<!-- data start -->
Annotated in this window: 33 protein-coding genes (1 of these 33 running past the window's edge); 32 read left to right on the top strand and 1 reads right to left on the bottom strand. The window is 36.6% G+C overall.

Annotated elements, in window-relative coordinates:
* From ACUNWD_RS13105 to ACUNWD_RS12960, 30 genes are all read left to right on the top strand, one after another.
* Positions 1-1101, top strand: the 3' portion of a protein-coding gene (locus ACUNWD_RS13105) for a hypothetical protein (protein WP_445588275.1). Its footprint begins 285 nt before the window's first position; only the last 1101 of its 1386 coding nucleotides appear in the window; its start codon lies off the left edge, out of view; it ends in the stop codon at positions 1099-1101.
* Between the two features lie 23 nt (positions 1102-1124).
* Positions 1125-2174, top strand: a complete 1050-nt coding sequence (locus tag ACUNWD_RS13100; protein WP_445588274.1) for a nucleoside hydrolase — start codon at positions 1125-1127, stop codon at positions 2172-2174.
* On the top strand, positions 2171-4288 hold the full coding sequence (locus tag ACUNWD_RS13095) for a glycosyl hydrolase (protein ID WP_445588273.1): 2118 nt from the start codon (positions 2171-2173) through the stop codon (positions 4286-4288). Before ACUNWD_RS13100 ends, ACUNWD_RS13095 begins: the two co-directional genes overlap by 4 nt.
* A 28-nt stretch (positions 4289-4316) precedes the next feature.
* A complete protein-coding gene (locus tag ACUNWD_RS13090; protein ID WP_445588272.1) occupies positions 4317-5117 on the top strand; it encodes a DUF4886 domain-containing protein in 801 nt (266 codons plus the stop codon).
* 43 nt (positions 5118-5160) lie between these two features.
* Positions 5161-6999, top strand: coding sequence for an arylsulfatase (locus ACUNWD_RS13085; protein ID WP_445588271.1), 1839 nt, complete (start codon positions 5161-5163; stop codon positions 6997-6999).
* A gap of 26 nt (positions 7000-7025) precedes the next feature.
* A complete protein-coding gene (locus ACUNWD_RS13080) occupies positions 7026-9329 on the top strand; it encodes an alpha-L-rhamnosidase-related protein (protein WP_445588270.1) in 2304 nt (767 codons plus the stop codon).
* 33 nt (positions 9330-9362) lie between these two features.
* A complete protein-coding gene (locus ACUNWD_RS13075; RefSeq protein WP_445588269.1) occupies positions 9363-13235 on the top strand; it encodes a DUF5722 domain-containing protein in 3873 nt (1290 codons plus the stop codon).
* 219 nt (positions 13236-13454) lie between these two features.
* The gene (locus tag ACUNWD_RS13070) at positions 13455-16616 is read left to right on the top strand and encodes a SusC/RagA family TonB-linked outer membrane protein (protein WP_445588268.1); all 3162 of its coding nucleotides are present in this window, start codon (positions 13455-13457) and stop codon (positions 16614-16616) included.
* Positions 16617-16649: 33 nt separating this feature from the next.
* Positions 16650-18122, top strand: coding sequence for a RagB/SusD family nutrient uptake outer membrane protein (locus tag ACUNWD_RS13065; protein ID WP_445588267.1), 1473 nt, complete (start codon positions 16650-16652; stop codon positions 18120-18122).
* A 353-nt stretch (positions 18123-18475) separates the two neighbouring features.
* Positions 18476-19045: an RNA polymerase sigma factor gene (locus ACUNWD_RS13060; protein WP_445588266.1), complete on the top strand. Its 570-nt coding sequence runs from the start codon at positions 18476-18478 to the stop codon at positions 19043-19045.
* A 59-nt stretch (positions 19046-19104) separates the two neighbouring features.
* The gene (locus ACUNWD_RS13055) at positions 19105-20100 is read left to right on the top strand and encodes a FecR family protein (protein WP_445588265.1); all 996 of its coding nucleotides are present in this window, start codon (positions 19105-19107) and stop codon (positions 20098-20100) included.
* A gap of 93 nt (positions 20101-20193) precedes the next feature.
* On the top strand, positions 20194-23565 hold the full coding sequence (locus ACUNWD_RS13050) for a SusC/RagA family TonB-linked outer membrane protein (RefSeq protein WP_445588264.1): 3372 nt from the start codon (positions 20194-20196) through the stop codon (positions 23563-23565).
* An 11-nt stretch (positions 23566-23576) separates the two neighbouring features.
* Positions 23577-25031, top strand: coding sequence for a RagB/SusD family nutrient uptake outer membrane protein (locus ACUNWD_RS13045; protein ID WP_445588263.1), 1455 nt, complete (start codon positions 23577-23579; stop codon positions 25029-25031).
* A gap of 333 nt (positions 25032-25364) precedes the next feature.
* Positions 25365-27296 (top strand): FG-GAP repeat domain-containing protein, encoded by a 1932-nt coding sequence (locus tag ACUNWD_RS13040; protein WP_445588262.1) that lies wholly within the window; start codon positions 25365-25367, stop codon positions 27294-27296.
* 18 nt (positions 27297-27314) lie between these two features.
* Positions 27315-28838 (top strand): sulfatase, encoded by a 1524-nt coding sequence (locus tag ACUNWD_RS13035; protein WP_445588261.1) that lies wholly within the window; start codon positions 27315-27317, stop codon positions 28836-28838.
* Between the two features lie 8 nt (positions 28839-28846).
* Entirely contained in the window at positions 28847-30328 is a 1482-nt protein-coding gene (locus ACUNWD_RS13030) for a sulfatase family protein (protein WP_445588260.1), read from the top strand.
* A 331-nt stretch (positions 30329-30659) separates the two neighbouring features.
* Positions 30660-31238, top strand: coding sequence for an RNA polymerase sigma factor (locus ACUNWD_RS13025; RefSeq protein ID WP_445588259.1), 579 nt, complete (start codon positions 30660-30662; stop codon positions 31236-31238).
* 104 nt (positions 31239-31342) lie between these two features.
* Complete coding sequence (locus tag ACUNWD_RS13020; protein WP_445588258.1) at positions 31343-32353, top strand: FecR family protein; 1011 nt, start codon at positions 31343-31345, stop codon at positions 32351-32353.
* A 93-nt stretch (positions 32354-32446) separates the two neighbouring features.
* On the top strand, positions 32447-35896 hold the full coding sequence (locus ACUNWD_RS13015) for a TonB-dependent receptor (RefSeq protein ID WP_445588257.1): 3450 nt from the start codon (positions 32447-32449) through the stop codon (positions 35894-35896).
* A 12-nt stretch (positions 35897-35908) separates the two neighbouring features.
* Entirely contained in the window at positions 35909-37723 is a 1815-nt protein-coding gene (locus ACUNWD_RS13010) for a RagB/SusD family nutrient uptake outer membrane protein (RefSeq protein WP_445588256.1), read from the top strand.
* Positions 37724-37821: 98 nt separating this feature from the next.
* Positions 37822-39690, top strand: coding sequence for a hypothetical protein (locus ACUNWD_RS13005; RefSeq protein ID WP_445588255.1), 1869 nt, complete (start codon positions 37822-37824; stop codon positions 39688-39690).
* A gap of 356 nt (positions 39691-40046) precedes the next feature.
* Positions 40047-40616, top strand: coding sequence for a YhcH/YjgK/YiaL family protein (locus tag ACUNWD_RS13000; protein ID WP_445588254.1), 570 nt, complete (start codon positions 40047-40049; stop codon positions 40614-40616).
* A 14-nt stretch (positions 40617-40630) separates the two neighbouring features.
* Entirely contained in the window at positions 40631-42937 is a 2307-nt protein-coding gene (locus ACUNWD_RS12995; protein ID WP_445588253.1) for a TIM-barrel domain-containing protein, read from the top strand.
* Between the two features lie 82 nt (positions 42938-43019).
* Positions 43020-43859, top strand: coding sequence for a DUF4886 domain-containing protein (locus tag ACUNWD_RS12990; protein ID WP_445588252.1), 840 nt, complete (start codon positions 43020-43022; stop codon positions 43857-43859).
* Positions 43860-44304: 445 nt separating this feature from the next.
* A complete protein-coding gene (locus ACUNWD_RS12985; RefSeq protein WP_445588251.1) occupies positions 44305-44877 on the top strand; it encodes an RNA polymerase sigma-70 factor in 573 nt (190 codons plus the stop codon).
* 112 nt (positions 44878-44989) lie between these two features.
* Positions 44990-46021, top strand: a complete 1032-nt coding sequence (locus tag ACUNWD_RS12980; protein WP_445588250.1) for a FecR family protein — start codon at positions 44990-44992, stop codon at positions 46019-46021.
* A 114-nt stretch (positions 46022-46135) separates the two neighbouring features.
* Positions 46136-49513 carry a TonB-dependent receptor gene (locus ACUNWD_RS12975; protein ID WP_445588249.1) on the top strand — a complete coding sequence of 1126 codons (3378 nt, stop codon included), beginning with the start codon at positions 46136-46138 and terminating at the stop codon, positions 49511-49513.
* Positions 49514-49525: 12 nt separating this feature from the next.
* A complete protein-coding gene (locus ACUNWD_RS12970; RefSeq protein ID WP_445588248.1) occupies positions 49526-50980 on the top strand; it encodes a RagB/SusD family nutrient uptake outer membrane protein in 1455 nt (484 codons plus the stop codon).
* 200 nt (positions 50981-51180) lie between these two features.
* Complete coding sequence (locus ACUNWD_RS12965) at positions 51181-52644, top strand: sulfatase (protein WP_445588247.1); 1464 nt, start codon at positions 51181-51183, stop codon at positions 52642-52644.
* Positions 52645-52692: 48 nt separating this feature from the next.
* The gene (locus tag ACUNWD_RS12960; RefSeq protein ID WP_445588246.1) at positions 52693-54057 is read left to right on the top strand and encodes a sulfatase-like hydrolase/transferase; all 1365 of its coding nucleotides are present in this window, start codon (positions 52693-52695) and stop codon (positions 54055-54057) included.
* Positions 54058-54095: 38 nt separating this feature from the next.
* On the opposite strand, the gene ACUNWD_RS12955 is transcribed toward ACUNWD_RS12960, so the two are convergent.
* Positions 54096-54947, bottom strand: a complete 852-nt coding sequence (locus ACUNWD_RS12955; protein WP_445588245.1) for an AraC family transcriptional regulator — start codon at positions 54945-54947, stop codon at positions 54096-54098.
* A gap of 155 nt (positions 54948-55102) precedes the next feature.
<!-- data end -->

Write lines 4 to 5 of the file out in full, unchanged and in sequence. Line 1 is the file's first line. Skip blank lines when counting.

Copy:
* Positions 1-1101, top strand: the 3' portion of a protein-coding gene (locus ACUNWD_RS13105) for a hypothetical protein (protein WP_445588275.1). Its footprint begins 285 nt before the window's first position; only the last 1101 of its 1386 coding nucleotides appear in the window; its start codon lies off the left edge, out of view; it ends in the stop codon at positions 1099-1101.
* Between the two features lie 23 nt (positions 1102-1124).